Music Can Heal

Posted on: July 28th, 2016 by Carol White GALA Articles 1 Comment

CarolWhite-GALAStory-Image2-loresOn the third day out from having been immersed in the music of GALA Choruses Festival X for six days and nights, with songs and melodies and harmonies and words swirling around in my brain and my heart, I feel compelled to write down just a few stories from my own personal experiences at the Festival to illustrate the Power of Music to heal our souls and perhaps even to transform the world.

On Saturday, July 2, 2016, 6,600 gay and lesbian people from around the world showed up in Denver, Colorado at our esteemed Performing Arts Complex with one goal in mind: To Sing. There were over 200 choruses and ensembles who had been scheduled to perform for each other at Boettcher Concert Hall, Temple Buell Theater, Ellie Caulkins Opera House, the smaller Stage Theater, and the gigantic 5,000-seat Bellco Theater.

The buzz in the air was palpable at registration, lifting us to another plane before the music even began. And then it started — with over 400 voices from all of the Colorado GLBT choruses lined up on four levels of the parking garage, overlooking the Galleria outside the theaters.

The trumpets began and the voices rang out with a special power as they proclaimed “In praise of song” that echoed throughout the space in the garage and the covered Galleria, so that the sound appeared to emanate straight from heaven itself.

This was followed by a big and stirring arrangement of “America the Beautiful,” during which song several large banners on the different levels were unfurled that said, “We Stand With Orlando.” Coming so soon after the worst mass shooting in American history at a gay nightclub in Orlando, Florida, the mass chorus added a verse for those we had lost, and ended the song after the last verse with a rousing “America, America, America,” each higher and louder and with more harmony than the one before. Chill bumps and tears came easily and naturally. And a measure of pride that said, “Those are MY PEOPLE singing that!”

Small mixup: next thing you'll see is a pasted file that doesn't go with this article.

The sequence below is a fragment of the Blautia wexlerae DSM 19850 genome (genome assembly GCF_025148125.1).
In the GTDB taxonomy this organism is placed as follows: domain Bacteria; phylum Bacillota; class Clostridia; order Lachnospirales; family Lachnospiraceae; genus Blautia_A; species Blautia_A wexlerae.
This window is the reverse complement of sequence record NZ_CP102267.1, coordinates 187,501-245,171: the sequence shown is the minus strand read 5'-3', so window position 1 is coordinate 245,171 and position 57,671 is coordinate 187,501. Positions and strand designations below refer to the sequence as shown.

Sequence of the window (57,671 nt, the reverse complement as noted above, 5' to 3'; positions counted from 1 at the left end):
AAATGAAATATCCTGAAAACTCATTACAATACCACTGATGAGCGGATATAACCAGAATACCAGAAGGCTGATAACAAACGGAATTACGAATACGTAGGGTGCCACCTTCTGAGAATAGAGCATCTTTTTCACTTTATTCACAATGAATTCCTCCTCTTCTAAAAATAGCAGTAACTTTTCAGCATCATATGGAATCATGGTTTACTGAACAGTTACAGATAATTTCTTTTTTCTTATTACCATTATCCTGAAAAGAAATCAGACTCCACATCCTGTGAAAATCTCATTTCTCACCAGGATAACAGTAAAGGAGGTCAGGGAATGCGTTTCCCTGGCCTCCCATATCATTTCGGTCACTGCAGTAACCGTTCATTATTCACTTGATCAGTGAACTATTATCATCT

Then came the third piece commissioned for the occasion and conducted by the composer, “Mountains and Rivers,” a song about Colorado to give a rousing welcome to everyone at the Festival.

All this and we had not even started yet. On to Boettcher for the Opening Ceremony, so to speak, featuring several choruses, including the New York City Gay Men’s Chorus, One Voice mixed chorus from Minneapolis, the Atlanta mixed chorus, the San Diego Women’s Chorus, and Take Note from Denver, all singing in the round throughout the hall. And this concert had to be repeated to accommodate all of the attendees.

Keep in mind that, in order to give everyone a chance to perform for at least a half-hour set, concerts were happening in these three halls simultaneously mornings and afternoons every day of the week, making it impossible to hear everyone and forcing us to choose what to attend, and where and when. So I can only comment on a few that Judith and I attended, with no intention to leave anyone out. We heard about 50 choruses out of 200, so there were many that we unfortunately missed.

Probably the most moving and memorable moment of the Festival came on the second day in Ellie Calkins Opera House. It was during the 3 to 5 p.m. “block concert,” each of which featured four different choruses. The last choir to perform in this block was the Orlando Gay Chorus. Every seat in Ellie was taken and people were standing behind every section in the audience. As approximately 65 men and women took the stage and got onto the risers, there was a several-minutes-long standing ovation before they sounded a note.

The conductor took the podium and they sang three or four songs. Then he grabbed the microphone and began talking about the Pulse Nightclub shooting and how it had shocked their whole community, and that their chorus had come together and answered the call to help to heal the LGBTs and everyone else in their city by singing at over 20 different events, vigils, and memorial services within the last two weeks. Then he said, “If you know this next song, sing along with us.” The song was “You’ll Never Walk Alone.”